Once when we were in Spanish class I remember us having a discussion in English and he said that his older brother an engineer was rich, because he had a hot tub. I'll call my friend J. I think J was maybe trying to decide what he wanted to do and he wanted a good paying job. He ended up majoring in software, which definitely worked out for him. There are only approximately 740 USA billionaires, and now one of those is a good high school friend of mine. It's bizarre. All this talk of inequality... it puts the discussion in a new light. 

I'm in approximately the top 10% of Americans for income based on my age. After going to Africa in 2013, and reflecting on the many other international trips I have taken, it's hit me for years how fortunate I am. Even when I have a week like this one where my 4runner needs $1400 in various repairs. I'm very fortunate, I just go and pay the bill. $1400 is more than many people survive on for a whole year. Yet my dominate savings are locked up in my 401(k) like many Americans, not in a publicly traded company. How to put this another way, J is on the brink of having enough money to do more financial philanthropy than everyone that went to high school with him combined. His tax bill, even with just long term capital gains, will probably be greater this one year than all of the income, sales, and capital gains taxes I have ever paid combined. When I think of how much I donate to Give Directly, it pales in comparison to what he could do with 0.1% of his wealth in a single year.

Sometimes I think people think of billionaires are "others", as not normal people. As people with the capability to put microchips (with antennas and batteries) through a tiny needle into a human and have it capable of not corroding instantly and being able to transmit signals through human tissue. The reality is, if my friend was seated two tables away at a restaurant, I might not even see him. Guaranteed that basically no one would recognize him in Colorado, and he's not famous. He drove a little red Ford Focus in high school and didn't have a car the first part of college. While being very intelligent, and having a healthy dose of emotional intelligence even back in high school, he's just a guy. In some ways it scares me, because if he is the representation of the top .0002% of Americans, we're nowhere close to having a Star Trek warp drive to take us around the galaxy or tricorder to detect cancer. On the other hand, if he can do it, well, I might not be able to replicate that success, but I can definitely do something similar.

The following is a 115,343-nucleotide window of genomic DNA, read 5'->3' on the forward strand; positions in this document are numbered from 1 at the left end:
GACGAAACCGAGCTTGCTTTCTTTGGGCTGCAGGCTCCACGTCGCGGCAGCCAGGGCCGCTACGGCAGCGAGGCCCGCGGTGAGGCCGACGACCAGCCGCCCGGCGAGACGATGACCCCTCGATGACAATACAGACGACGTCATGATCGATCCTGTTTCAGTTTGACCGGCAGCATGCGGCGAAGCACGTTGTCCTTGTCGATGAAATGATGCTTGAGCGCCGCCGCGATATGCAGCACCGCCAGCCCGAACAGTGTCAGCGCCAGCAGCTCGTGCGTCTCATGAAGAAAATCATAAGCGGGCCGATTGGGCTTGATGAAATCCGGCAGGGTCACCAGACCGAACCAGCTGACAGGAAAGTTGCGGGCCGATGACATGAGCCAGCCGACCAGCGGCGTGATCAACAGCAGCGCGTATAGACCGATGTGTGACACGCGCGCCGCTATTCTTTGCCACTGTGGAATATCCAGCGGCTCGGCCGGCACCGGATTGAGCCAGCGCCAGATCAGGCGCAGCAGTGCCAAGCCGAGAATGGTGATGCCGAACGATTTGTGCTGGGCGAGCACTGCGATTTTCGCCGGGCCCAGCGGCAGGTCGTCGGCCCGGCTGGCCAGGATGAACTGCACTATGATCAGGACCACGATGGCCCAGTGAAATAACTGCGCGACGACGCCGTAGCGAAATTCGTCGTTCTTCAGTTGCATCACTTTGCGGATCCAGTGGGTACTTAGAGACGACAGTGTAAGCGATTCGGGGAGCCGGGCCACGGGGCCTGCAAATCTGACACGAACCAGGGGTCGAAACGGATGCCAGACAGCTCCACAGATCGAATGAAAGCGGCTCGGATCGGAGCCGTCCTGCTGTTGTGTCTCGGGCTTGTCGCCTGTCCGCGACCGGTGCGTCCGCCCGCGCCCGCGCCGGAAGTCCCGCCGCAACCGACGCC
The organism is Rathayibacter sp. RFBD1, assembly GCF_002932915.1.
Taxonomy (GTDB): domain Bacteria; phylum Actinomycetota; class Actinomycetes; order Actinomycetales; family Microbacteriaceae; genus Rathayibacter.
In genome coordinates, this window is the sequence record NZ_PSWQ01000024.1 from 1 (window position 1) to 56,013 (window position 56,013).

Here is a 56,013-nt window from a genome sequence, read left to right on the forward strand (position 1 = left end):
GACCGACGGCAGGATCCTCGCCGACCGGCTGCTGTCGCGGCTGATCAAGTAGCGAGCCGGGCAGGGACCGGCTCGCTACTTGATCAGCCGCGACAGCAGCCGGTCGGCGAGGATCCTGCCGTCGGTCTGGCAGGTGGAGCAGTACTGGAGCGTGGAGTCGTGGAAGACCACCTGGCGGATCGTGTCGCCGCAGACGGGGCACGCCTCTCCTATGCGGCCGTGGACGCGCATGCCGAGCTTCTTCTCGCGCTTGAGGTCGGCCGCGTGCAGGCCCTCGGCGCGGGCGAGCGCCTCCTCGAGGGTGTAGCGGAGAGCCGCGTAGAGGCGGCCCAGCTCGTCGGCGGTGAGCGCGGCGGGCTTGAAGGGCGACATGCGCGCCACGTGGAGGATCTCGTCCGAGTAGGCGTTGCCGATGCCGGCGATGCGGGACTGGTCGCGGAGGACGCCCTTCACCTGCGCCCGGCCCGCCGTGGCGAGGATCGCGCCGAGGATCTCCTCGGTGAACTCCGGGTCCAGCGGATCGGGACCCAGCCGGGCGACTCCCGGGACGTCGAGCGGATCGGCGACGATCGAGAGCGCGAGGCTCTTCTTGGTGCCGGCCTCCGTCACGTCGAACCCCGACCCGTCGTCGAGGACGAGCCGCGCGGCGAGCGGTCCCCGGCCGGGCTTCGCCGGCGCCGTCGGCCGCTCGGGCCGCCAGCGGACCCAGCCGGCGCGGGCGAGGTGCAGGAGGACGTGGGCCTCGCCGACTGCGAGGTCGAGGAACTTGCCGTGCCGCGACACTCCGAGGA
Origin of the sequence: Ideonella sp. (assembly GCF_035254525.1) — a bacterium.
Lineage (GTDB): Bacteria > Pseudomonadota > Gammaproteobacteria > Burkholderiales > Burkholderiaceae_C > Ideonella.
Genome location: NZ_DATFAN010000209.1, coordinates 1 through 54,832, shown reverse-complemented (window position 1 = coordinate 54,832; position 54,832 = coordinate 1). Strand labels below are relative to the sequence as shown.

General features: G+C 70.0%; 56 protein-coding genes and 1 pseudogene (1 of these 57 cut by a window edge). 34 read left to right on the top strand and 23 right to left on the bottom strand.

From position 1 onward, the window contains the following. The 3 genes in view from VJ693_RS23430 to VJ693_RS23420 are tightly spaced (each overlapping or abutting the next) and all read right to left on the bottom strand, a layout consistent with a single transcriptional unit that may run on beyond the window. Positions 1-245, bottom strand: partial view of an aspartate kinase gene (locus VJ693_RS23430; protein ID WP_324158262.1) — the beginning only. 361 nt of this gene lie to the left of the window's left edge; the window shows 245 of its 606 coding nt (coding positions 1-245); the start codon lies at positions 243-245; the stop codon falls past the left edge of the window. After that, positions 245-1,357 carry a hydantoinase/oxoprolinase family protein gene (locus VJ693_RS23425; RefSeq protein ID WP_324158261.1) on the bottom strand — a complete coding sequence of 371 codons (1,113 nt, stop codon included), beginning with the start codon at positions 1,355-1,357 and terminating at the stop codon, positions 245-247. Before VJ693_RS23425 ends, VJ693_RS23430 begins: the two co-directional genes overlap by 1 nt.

I invited him to come out and ski sometime here in Colorado. I'm guessing he'll do his own thing and not take me up on the offer. It's strange, I have two friends with condos in Aspen, which I always think of as the peak of my kind of luxury, but my friend could go and buy a ranch there if he wanted and fly there in his private jet. (I can basically guarantee he doesn't have a private jet yet, that just wasn't his style, and he's probably still figuring out what to do with all that money.) I know that some of his high school memories were not pleasant, and for all I know I might remind him of some of that pain. I hope he's doing well and I'm excited to see what my 36 year old billionaire friend does the next 50 years.